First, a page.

After a three-year investigation, the state Department of Consumer Affairs announced Monday that it has found inappropriate practices at 22 Midas Auto Service Center franchises in the Central Valley and Bay Area owned by a Modesto businessman.
The agency's report claims that the shops sold unnecessary or undelivered parts and services, made false or misleading statements, and failed to follow accepted trade standards.
Modesto businessman Maurice Irving Glad, 61, owns the shops. Glad, who goes by "Mike," gained attention last year after his documentary "Recycled Life" was nominated for, but failed to win, an Oscar. Neither he, nor anyone from his company, could be reached for comment.
The department's Bureau of Automotive Repair, which conducted the undercover investigation, is seeking disciplinary action against Glad's shops, which could include revoking their business licenses.
An administrative law judge will hear Glad's response to the allegations and recommend action to Consumer Affairs. The agency's director will make the final decision on what action, if any, to take against the shops.
It's up to district attorneys to decide whether to take additional action against the individuals involved, said Russ Heimerich, a spokesman for Consumer Affairs.
The bureau began investigating after realizing that the complaints it had received about the Midas shops in the valley and Bay Area involved the same owner.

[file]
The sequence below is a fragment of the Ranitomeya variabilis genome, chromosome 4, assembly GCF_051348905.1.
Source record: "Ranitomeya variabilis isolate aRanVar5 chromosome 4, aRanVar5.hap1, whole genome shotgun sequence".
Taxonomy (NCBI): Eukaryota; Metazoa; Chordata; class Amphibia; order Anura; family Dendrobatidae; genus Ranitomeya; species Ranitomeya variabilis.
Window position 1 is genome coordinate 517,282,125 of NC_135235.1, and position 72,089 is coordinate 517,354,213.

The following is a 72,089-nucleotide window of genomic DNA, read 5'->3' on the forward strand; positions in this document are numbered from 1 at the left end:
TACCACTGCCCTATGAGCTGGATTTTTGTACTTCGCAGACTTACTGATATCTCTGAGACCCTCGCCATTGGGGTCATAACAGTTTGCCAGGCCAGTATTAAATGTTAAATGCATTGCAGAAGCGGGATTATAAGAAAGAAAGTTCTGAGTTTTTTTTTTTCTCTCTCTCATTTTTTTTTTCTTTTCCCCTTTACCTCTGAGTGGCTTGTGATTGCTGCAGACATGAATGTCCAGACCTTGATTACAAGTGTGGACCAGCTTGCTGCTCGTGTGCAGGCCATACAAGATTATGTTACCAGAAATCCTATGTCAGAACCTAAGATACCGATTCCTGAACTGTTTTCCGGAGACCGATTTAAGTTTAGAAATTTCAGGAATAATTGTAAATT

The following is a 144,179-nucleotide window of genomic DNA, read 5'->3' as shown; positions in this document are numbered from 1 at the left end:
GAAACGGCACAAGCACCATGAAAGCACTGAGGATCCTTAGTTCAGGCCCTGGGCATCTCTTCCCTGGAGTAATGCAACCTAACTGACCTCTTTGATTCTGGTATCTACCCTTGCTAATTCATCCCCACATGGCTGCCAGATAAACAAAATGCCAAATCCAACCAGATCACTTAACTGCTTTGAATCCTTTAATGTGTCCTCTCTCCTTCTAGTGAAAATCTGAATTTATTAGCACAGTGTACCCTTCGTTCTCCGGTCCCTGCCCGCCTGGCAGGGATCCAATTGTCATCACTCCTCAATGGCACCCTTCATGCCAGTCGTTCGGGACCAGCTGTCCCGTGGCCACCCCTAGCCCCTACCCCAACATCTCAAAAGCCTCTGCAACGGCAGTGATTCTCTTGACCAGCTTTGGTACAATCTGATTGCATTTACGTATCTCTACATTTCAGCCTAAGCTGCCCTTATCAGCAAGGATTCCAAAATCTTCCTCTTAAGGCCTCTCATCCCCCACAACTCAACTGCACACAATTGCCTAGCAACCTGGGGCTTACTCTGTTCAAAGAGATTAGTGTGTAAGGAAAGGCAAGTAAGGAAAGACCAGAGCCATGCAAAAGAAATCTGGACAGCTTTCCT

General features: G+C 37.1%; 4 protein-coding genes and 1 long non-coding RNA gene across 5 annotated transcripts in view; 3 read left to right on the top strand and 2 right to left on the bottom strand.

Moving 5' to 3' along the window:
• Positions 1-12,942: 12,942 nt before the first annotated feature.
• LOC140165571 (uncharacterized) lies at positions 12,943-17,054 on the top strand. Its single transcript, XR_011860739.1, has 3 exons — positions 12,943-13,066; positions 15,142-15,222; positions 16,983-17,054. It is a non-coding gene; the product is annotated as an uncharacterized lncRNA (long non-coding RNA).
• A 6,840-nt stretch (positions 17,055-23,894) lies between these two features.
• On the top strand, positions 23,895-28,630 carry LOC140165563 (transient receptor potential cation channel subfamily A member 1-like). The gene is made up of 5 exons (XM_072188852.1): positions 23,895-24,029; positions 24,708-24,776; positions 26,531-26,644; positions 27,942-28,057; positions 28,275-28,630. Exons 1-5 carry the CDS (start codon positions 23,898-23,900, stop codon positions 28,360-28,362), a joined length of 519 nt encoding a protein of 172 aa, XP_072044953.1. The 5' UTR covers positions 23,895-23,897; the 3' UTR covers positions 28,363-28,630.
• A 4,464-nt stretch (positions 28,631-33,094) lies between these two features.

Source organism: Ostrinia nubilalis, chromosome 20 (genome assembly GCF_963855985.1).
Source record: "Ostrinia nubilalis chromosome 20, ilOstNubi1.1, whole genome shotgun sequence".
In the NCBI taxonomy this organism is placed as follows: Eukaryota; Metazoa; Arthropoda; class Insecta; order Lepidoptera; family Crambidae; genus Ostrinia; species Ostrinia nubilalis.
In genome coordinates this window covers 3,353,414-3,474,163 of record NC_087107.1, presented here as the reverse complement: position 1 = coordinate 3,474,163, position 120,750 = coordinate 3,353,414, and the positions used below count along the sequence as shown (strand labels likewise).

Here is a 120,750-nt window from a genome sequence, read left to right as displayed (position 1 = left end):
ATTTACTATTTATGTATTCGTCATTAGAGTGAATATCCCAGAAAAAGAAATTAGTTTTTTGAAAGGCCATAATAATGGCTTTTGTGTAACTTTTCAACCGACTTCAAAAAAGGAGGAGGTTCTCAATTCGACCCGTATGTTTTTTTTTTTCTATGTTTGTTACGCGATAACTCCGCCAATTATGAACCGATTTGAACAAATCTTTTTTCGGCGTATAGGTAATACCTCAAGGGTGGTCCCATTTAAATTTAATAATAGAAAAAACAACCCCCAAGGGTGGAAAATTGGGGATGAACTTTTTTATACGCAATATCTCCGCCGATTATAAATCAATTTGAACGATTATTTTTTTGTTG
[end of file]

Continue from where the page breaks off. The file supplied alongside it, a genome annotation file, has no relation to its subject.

Over the course of three years, the bureau sent one or two cars into each of Glad's shops. All but one car came back with inflated bills, according to the 100-page report. It details 105 violations of standards and practices of the bureau's automotive repair guidelines.
One problem-free car went into the shop at 3822 McHenry Ave. for a free brake inspection and ended up with $1,847.02 worth of repairs, according to the bureau.
On average, undercover investigators paid $268.69 more than they should have, according to experts who examined the cars before and after they were taken to Glad's shops. The allegations stem from work that wasn't done or wasn't needed, the bureau said.
Agency: Painstaking to document
The bureau is accusing the franchises of selling or trying to sell unneeded goods and services at a significantly higher cost than their brake specials. It claims that the shops never intended to sell the brake services and repairs at the advertised prices, but used the promised deal to lure customers into more costly transactions.
"Nobody wants to feel as if they've been ripped off, especially during these difficult economic times," the bureau's chief, Sherry Mehl, said in a news release issued Monday. The bureau "aggressively works to find and shut down shops that are hurting both consumers and hard-working, law-abiding auto repair shops."
Asked why the investigation went on for three years, Heimerich said it can take investigators several weeks to document and examine a single car.
"We have investigators go in with a fine-tooth comb. Without that, we wouldn't be able to document that there's a widespread pattern of fraud," he said.
Those who believe they received improper treatment can report their experiences to the Department of Consumer Affairs at 1-800-952-5210.
"It would help make the case stronger for us," Heimerich said.
Bee staff writer Eve Hightower can be reached at firstname.lastname@example.org or 578-2382.